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I was importing a database dump - almost 1GB worth:

mysql -uroot -ppassword < mysqldump.sql

When I received warnings that the hard drive was almost full. I panicked and Ctrl-Ced the import. Twice.

Looking at my DB I can see that the import was canceled. However when I look in /var/lib/mysql/ I can see ibdata1 is still too big - I guess it still has all the imported data in it. It's about twice the size it should be for the data available in the DB.

I ran mysqlcheck -optimize -A but if anything it made the ibdata1 file larger.

How can I clear this orphaned data out? I have about 100MB left on the hard drive ...

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1 Answer 1

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This is a known bug in MySQL: 1341. It's been going on for 8 years now. You might want to try a workaround, posted on StackOverflow:

That ibdata1 isn't shrinking is a particularly annoying feature of MySQL. The ibdata1 file can´t actually be shrunk unless you delete all databases, remove the files and reload a dump.

But you can configure MySQL so that each table, including its indexes, is stored as a separate file. In that way ibdata1 will not grow as large.

It was a while ago I did this. However, to setup your server to use separate files for each table you need to change my.cnf in order to enable this:

[mysqld]
innodb_file_per_table=1

http://dev.mysql.com/doc/refman/5.5/en/multiple-tablespaces.html

As you want to reclaim the space from ibdata1 you actually have to delete the file:

  1. Do a mysqldump of all databases, procedures, triggers etc
  2. Drop all databases except the mysql-db
  3. Stop mysql
  4. Delete ibdata1 and ib_log files
  5. Start mysql
  6. Restore from dump

When you start MySQL in step 5 the ibdata1 and ib-log files will be recreated.

Now you're fit to go. When you create a new database for analysis, the tables will be located in separate ibd* files, not in ibdata1. As you usually drop the database soon after, the ibd* files will be deleted.

http://dev.mysql.com/doc/refman/5.1/en/drop-database.html

Or, if you want to keep the database running whili you do this, you could try this:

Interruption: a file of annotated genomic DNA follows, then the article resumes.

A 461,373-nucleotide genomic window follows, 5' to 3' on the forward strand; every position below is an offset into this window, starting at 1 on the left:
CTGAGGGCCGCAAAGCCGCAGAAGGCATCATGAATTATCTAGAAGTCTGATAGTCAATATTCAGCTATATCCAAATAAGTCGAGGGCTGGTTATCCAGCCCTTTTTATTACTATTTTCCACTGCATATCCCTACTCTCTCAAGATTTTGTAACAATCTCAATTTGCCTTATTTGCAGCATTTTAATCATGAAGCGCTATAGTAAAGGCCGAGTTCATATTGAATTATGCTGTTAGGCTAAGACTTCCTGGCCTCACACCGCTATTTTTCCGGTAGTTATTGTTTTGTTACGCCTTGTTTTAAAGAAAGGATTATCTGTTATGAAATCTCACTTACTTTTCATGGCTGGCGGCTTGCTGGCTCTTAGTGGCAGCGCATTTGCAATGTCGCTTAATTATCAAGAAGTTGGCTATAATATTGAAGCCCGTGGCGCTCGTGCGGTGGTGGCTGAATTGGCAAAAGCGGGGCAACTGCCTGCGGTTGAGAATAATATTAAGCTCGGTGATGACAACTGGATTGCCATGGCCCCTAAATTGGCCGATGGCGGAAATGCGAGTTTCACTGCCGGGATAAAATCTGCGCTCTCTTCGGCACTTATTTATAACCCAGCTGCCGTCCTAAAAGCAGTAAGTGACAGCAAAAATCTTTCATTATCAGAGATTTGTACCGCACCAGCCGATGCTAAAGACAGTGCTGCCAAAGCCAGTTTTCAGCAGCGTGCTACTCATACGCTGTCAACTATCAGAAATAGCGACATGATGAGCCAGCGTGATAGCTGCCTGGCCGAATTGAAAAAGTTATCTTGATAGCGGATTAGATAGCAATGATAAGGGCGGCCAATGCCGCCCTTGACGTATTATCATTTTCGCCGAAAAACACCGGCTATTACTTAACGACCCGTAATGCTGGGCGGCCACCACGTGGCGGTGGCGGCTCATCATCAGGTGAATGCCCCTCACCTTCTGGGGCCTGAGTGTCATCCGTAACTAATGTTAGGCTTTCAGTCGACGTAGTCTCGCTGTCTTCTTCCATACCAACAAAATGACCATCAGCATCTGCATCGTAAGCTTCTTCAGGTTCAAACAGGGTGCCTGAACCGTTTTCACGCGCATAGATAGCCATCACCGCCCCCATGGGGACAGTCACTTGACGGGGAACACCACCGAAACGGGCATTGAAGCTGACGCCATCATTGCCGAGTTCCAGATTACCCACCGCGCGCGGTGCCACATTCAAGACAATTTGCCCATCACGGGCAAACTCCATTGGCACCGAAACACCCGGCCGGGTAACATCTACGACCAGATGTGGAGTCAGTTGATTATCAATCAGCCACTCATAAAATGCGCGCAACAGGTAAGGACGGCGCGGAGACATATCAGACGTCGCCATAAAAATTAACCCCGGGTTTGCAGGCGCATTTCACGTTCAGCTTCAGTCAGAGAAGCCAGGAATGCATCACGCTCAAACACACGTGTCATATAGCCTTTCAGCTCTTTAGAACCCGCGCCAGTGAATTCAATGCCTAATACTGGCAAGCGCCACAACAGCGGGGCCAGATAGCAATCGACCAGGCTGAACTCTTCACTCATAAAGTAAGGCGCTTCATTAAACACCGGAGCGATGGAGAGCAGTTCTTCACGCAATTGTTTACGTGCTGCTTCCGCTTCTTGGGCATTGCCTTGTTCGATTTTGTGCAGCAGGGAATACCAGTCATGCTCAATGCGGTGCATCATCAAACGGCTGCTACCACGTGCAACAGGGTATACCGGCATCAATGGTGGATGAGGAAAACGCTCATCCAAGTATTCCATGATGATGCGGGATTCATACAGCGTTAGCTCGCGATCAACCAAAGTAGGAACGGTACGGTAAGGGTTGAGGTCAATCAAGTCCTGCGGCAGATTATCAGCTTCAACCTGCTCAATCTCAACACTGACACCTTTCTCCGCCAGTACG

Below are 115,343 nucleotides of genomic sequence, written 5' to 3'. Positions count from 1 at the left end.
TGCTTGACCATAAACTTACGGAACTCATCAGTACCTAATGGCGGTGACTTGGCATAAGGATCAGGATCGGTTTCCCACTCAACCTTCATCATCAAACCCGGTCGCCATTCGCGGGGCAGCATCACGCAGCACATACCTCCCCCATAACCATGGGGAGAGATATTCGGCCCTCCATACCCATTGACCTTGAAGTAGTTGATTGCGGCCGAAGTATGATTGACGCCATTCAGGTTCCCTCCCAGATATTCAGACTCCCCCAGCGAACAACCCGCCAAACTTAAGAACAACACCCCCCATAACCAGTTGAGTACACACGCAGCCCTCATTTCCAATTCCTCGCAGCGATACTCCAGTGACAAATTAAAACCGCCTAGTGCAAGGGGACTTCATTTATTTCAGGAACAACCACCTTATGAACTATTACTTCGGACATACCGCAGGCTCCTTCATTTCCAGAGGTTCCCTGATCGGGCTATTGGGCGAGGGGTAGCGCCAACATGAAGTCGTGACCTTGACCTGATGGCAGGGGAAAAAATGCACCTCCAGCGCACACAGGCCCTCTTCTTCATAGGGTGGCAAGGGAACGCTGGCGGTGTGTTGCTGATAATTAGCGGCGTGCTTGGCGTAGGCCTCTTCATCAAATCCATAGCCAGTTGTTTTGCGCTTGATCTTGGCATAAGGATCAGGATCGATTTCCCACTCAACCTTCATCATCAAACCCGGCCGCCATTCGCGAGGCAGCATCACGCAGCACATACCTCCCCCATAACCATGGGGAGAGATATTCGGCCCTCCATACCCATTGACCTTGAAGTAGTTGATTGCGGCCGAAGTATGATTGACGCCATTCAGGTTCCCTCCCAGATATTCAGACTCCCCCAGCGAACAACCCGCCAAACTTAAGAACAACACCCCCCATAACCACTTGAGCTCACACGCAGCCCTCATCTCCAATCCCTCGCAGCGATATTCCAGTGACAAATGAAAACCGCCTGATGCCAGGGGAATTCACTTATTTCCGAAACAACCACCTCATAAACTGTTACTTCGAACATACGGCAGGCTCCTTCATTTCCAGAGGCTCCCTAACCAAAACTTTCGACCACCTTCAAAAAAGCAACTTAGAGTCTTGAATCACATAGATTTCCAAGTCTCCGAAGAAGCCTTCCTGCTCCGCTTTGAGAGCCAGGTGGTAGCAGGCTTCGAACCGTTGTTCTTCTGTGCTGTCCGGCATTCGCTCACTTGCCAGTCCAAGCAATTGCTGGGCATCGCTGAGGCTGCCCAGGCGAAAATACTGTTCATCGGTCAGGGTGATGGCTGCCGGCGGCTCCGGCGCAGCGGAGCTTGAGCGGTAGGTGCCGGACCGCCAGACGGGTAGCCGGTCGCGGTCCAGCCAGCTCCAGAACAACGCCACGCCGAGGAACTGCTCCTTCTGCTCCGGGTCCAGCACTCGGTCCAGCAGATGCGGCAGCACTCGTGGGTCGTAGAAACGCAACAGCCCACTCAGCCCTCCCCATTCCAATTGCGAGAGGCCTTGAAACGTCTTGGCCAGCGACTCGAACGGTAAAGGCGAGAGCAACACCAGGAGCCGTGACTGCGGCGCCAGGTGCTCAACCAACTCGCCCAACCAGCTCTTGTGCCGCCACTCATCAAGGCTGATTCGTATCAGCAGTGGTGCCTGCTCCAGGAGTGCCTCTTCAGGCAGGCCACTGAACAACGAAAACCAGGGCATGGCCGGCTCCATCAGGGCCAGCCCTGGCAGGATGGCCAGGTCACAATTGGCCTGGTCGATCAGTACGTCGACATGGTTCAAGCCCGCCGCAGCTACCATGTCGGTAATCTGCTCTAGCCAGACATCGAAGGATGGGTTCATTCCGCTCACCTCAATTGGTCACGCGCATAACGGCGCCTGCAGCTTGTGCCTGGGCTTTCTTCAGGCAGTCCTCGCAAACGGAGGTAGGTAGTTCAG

Enable the innodb_file_per_table option without shutting down the database. The idea is:

  • Configure your original database as master. Unless your database is already using binlogs for security, this is the only step that will require restarting MySQL.
  • Make a backup of the original database using Xtrabackup.
  • Restore the backup and run a second instance of MySQL.
  • Run mysqldump on the second instance.
  • Stop the second instance, but do not delete it yet.
  • Create a new database and start the third instance of MySQL with the enabled option innodb_file_per_table.
  • Restore the dump by feeding it into the third instance of MySQL.
  • Configure the third instance as slave and run the replication.
  • When the initial replication finishes and the slave catches up with the master, reconfigure your clients to use the new instance.
  • That's it. You can stop the first instance now and delete it.

A detailed article can be found here.

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Thanks for the detailed response. I'll give this a try when I get home. –  Rudolf Vavruch Oct 14 '11 at 12:13
    
I have the same steps when I answered this question a year ago : stackoverflow.com/questions/3927690/…. Notwithstanding, your answer is totally correct. It should be accepted. It gets a +1 for answering this particular question first. –  RolandoMySQLDBA Oct 14 '11 at 15:24
    
I also like your plug for XtraBackup in case anything goes wrong. –  RolandoMySQLDBA Oct 14 '11 at 15:26
    
Hey Bart, I just read your StackOverflow link. Someone answered it a month before I did. Anyway, cleaning up ibdata1 is a necessary evil. At the very least, it should never have to be revisited. –  RolandoMySQLDBA Oct 14 '11 at 15:29
    
Thank you. That seems to have fixed the problem, a tick for you sir. Does splitting up the tables into files speed up the db at all? Why the big log files, what does that do? –  Rudolf Vavruch Oct 15 '11 at 15:17

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